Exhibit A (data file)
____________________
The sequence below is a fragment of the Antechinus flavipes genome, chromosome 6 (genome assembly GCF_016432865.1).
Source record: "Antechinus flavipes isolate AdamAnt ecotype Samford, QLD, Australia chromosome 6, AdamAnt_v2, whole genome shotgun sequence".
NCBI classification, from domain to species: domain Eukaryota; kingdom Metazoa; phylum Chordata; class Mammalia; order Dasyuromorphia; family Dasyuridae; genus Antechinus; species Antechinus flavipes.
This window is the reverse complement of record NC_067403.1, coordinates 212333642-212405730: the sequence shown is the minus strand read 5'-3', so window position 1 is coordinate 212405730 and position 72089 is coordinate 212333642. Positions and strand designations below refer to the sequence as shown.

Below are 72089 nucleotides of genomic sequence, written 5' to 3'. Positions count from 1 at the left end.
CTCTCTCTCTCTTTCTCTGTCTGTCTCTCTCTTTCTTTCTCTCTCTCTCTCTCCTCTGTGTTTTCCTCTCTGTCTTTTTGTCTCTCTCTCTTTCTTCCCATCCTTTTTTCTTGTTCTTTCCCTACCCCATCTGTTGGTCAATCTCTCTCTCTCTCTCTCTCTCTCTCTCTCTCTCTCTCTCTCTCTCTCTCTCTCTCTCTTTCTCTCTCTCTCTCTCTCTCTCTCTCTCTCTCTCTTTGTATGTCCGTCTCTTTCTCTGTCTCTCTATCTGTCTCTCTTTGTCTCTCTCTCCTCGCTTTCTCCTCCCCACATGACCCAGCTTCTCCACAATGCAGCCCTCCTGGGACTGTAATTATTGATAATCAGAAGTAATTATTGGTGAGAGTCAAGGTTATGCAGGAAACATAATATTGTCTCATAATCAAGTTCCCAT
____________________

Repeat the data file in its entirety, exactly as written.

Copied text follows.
The sequence below is a fragment of the Antechinus flavipes genome, chromosome 6 (genome assembly GCF_016432865.1).
Source record: "Antechinus flavipes isolate AdamAnt ecotype Samford, QLD, Australia chromosome 6, AdamAnt_v2, whole genome shotgun sequence".
NCBI classification, from domain to species: domain Eukaryota; kingdom Metazoa; phylum Chordata; class Mammalia; order Dasyuromorphia; family Dasyuridae; genus Antechinus; species Antechinus flavipes.
This window is the reverse complement of record NC_067403.1, coordinates 212333642-212405730: the sequence shown is the minus strand read 5'-3', so window position 1 is coordinate 212405730 and position 72089 is coordinate 212333642. Positions and strand designations below refer to the sequence as shown.

Below are 72089 nucleotides of genomic sequence, written 5' to 3'. Positions count from 1 at the left end.
CTCTCTCTCTCTTTCTCTGTCTGTCTCTCTCTTTCTTTCTCTCTCTCTCTCTCCTCTGTGTTTTCCTCTCTGTCTTTTTGTCTCTCTCTCTTTCTTCCCATCCTTTTTTCTTGTTCTTTCCCTACCCCATCTGTTGGTCAATCTCTCTCTCTCTCTCTCTCTCTCTCTCTCTCTCTCTCTCTCTCTCTCTCTCTCTCTCTTTCTCTCTCTCTCTCTCTCTCTCTCTCTCTCTCTCTTTGTATGTCCGTCTCTTTCTCTGTCTCTCTATCTGTCTCTCTTTGTCTCTCTCTCCTCGCTTTCTCCTCCCCACATGACCCAGCTTCTCCACAATGCAGCCCTCCTGGGACTGTAATTATTGATAATCAGAAGTAATTATTGGTGAGAGTCAAGGTTATGCAGGAAACATAATATTGTCTCATAATCAAGTTCCCAT